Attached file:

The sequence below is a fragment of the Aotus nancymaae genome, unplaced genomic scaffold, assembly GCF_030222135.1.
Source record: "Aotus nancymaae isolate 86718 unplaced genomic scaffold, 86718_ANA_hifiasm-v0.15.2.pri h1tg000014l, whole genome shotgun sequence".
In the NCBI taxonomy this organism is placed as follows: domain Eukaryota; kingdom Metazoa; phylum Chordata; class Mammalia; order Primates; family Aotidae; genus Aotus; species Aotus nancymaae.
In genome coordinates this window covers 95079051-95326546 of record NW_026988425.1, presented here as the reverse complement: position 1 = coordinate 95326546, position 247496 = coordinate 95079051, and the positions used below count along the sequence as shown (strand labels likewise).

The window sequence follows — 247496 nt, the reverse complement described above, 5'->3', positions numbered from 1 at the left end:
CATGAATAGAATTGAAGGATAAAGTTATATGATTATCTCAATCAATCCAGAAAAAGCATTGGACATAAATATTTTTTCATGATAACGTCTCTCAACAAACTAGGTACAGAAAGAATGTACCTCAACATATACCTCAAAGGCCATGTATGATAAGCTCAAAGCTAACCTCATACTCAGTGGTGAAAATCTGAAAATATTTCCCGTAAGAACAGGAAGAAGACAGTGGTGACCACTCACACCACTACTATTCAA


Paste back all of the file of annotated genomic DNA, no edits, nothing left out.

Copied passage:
The sequence below is a fragment of the Aotus nancymaae genome, unplaced genomic scaffold, assembly GCF_030222135.1.
Source record: "Aotus nancymaae isolate 86718 unplaced genomic scaffold, 86718_ANA_hifiasm-v0.15.2.pri h1tg000014l, whole genome shotgun sequence".
In the NCBI taxonomy this organism is placed as follows: domain Eukaryota; kingdom Metazoa; phylum Chordata; class Mammalia; order Primates; family Aotidae; genus Aotus; species Aotus nancymaae.
In genome coordinates this window covers 95079051-95326546 of record NW_026988425.1, presented here as the reverse complement: position 1 = coordinate 95326546, position 247496 = coordinate 95079051, and the positions used below count along the sequence as shown (strand labels likewise).

The window sequence follows — 247496 nt, the reverse complement described above, 5'->3', positions numbered from 1 at the left end:
CATGAATAGAATTGAAGGATAAAGTTATATGATTATCTCAATCAATCCAGAAAAAGCATTGGACATAAATATTTTTTCATGATAACGTCTCTCAACAAACTAGGTACAGAAAGAATGTACCTCAACATATACCTCAAAGGCCATGTATGATAAGCTCAAAGCTAACCTCATACTCAGTGGTGAAAATCTGAAAATATTTCCCGTAAGAACAGGAAGAAGACAGTGGTGACCACTCACACCACTACTATTCAA